We understand that you want to engage and improve relationships with your channel partners and that it isn't always simple to work out if you're doing that effectively.
Well, those partners themselves will be able to give you some all-important insights into whether they find your incentive program simple, stimulating, useful and productive. Their honesty and openness could be the answer to your program's success.
After all, if you want channel partners to engage with and remain loyal to your company it’s pretty essential that you find out from them exactly what it is they’re looking for.
It is widely understood that there are two key factors that influence partners’ decisions to do business with other companies: brand recognition and ease of doing business (EODB). So, putting aside brand recognition, if you have a program in place it’s extremely valuable to approach partners and ask them how easy it is to do business with you. What are the strengths and weaknesses of your program? Is it smooth to navigate? Are rewards easy to redeem?
The most expansive way of going about this is sending out questionnaires and surveys. Here are some useful tips for drawing these up:
- Make sure to ask for demographic information from respondents – location, role, age group etc – this will help you group participants for analysis and future targeting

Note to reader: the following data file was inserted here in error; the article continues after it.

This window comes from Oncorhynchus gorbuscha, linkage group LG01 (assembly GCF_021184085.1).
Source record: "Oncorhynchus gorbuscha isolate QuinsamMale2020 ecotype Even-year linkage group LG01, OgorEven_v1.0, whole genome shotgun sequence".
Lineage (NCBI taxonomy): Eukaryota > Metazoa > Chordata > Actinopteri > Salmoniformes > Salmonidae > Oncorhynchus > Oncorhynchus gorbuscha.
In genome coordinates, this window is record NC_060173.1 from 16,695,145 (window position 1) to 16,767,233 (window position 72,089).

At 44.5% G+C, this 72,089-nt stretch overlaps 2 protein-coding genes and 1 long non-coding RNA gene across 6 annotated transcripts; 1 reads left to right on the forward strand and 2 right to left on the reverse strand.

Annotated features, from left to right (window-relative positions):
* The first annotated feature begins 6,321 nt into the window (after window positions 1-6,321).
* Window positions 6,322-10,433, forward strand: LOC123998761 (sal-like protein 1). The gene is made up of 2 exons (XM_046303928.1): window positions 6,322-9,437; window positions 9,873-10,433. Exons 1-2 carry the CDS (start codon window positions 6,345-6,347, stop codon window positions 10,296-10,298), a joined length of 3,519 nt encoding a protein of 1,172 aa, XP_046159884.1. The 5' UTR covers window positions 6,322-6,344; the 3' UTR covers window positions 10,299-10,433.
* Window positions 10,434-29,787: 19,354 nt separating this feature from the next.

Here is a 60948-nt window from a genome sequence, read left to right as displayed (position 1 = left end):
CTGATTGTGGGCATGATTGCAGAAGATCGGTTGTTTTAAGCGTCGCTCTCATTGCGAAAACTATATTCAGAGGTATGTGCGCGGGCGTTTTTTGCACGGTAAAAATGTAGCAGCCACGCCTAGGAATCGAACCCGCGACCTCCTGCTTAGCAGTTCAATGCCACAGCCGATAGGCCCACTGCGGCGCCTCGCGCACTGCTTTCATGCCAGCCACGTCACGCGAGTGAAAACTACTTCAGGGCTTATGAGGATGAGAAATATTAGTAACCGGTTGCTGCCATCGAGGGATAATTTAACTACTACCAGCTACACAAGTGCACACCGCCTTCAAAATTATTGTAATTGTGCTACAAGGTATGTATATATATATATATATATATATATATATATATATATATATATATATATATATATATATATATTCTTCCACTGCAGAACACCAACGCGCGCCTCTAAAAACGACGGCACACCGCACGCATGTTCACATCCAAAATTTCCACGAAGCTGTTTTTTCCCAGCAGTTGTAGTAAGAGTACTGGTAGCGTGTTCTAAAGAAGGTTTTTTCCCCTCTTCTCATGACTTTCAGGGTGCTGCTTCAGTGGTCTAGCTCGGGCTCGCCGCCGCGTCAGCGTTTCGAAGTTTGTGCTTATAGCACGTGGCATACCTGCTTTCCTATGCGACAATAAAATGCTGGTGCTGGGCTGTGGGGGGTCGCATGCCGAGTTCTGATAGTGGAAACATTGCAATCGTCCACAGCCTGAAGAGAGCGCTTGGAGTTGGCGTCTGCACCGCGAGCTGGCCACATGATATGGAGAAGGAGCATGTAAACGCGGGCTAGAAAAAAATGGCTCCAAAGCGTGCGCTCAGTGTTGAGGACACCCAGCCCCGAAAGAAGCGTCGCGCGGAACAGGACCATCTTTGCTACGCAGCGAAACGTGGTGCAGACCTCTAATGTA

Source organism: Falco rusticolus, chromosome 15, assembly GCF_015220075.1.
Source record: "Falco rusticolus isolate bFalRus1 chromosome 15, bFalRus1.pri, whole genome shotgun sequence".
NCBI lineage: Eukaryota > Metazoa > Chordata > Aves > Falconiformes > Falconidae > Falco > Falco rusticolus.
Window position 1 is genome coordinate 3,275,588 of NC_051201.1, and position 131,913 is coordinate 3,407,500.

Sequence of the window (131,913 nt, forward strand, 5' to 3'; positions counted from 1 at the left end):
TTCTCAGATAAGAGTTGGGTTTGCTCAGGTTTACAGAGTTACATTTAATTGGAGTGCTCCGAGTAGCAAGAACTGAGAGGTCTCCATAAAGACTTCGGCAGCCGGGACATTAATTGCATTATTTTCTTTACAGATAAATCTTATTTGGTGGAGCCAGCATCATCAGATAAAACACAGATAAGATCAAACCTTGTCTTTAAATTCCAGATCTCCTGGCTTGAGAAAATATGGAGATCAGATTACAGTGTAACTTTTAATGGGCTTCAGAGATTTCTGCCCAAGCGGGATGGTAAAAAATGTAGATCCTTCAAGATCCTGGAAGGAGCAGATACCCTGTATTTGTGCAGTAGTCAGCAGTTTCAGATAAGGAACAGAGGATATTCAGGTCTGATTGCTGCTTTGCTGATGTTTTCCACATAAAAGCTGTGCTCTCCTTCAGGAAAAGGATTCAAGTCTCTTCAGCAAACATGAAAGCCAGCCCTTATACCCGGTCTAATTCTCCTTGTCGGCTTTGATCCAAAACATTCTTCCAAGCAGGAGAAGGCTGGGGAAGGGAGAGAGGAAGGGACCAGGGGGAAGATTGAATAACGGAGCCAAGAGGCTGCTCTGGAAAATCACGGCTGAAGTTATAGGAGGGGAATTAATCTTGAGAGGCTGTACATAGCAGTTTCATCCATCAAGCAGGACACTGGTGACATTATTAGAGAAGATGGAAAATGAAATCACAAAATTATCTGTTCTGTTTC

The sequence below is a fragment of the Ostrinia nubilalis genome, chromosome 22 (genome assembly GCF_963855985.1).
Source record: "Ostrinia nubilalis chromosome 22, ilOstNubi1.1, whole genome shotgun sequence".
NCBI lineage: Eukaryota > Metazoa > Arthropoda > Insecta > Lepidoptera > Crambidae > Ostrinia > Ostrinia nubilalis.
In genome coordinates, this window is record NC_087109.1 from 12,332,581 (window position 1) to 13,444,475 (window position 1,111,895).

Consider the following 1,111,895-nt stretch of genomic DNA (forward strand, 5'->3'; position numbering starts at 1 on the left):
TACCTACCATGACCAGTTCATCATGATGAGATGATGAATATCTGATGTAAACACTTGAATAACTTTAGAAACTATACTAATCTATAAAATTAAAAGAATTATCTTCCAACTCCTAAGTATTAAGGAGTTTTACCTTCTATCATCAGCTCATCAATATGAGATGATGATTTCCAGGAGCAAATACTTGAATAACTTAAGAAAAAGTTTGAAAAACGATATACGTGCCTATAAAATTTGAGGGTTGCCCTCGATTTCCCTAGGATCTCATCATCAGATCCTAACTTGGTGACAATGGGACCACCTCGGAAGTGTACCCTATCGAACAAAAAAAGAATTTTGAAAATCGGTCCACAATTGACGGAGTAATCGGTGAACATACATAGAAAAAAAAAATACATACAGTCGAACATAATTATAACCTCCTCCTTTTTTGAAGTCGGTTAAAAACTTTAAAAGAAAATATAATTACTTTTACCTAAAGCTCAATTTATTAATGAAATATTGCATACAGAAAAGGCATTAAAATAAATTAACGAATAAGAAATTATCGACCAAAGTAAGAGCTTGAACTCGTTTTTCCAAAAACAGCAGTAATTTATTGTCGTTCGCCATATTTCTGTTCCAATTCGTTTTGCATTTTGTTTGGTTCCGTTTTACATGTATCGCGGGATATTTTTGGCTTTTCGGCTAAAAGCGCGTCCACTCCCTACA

- Try to create as many numerical questions as possible e.g. how easy is it to redeem rewards, between 1 and 5? – this will provide more quantitative, tangible data to work with. Otherwise responses become quite vague and difficult to mold strategy around
- Keep questions short so that the questionnaire doesn’t seem too daunting – the more people that fill them out, the more accurate and useful the data will be
- If possible, contract professionals to draw these surveys up in order to minimize bias and generate the most incisive questions
You can also conduct face to face or phone interviews. These help your company gain more detailed and personal feedback and recommendations. It puts respondents at ease, ensuring honesty and openness about the successes and shortcomings of your program. Obviously, this strategy will limit your pool of respondents - because how many people can you physically call or speak to face to face? - so it may not provide statistically significant data to inform decisions across your whole channel ecosystem. That’s why we recommend using both surveys and interviews in unison (if possible) – furnishing you with both scope and heart!
One problem that often emerges with surveys and questionnaires is that there is a bias about who chooses to fill them out – it tends to be either really satisfied or really unsatisfied individuals. This can be overcome by offering incentives and rewards for providing feedback.
Although the feedback measurement method tends to give really useful insights into the positives and negatives of the program from the perspective of participants, it brings little to bear on its success from a business perspective. Is it increasing sales? Is it generating profit? These questions can only truly be answered using the Test/Control or Behavioural Changes methods discussed in our comprehensive eGuide.